Picks and Pans Review: Pirates of Penzance

UPDATED 03/21/1983 at 01:00 AM EST Originally published 03/21/1983 at 01:00 AM EST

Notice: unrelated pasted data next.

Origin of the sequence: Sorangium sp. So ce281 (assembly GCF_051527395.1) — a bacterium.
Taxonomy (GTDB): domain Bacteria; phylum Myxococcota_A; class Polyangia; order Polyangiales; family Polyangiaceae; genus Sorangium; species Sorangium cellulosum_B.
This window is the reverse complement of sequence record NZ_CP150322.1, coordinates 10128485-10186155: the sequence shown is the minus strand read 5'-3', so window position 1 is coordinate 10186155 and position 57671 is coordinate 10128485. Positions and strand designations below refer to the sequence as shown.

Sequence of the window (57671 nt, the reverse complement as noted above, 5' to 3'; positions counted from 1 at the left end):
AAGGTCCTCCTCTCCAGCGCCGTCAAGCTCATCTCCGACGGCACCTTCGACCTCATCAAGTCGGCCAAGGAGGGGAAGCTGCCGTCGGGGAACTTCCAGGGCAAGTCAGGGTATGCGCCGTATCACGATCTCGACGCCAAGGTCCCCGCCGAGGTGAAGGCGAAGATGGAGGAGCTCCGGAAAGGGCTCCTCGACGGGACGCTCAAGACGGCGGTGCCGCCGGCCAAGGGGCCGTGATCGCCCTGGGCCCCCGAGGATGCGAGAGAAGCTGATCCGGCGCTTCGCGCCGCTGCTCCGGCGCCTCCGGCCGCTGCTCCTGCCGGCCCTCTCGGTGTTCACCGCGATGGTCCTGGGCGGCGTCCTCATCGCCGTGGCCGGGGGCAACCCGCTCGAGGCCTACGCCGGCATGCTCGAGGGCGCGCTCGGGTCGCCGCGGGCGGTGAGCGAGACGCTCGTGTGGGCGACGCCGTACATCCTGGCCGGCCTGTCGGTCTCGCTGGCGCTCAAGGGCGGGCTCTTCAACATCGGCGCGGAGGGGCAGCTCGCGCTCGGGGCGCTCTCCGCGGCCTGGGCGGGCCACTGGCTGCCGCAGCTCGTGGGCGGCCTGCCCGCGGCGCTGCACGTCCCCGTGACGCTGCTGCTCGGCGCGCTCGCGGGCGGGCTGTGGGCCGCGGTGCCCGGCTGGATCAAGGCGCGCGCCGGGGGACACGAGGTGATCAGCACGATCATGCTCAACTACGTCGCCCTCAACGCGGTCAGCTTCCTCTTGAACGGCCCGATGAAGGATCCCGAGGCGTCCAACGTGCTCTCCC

Linda Ronstadt can sing gloriously. This film version of Gilbert and Sullivan's operetta, which Ronstadt did last year on Broadway for producer Joe Papp, makes that clear. Sadly, it also reveals Linda cannot as yet walk, talk, smile, gesture or otherwise act convincingly in front of a camera. Her squeaking a line like "Oh, Frederic, in the calm excellence of your wisdom" is enough to set G&S spinning. Debuting film director Wilfred Leach, who staged the play in Central Park and on Broadway, has lost much of the stage production's go-for-it spontaneity too. This is not the fault of the performers, most of whom appeared in the Broadway version. Kevin (Sophie's Choice) Kline, with his acrobatic wizardry as the pirate king, again dazzles. So do George Rose, as the fast-talking Major-General, and Rex Smith, with his sweet crooner's voice. Pirates, thanks largely to William Elliott's orchestrations, still delights the ear. But Leach shows little subtlety. What should be gossamer (and was onstage) is rendered all too solid and earthbound onscreen. (G)

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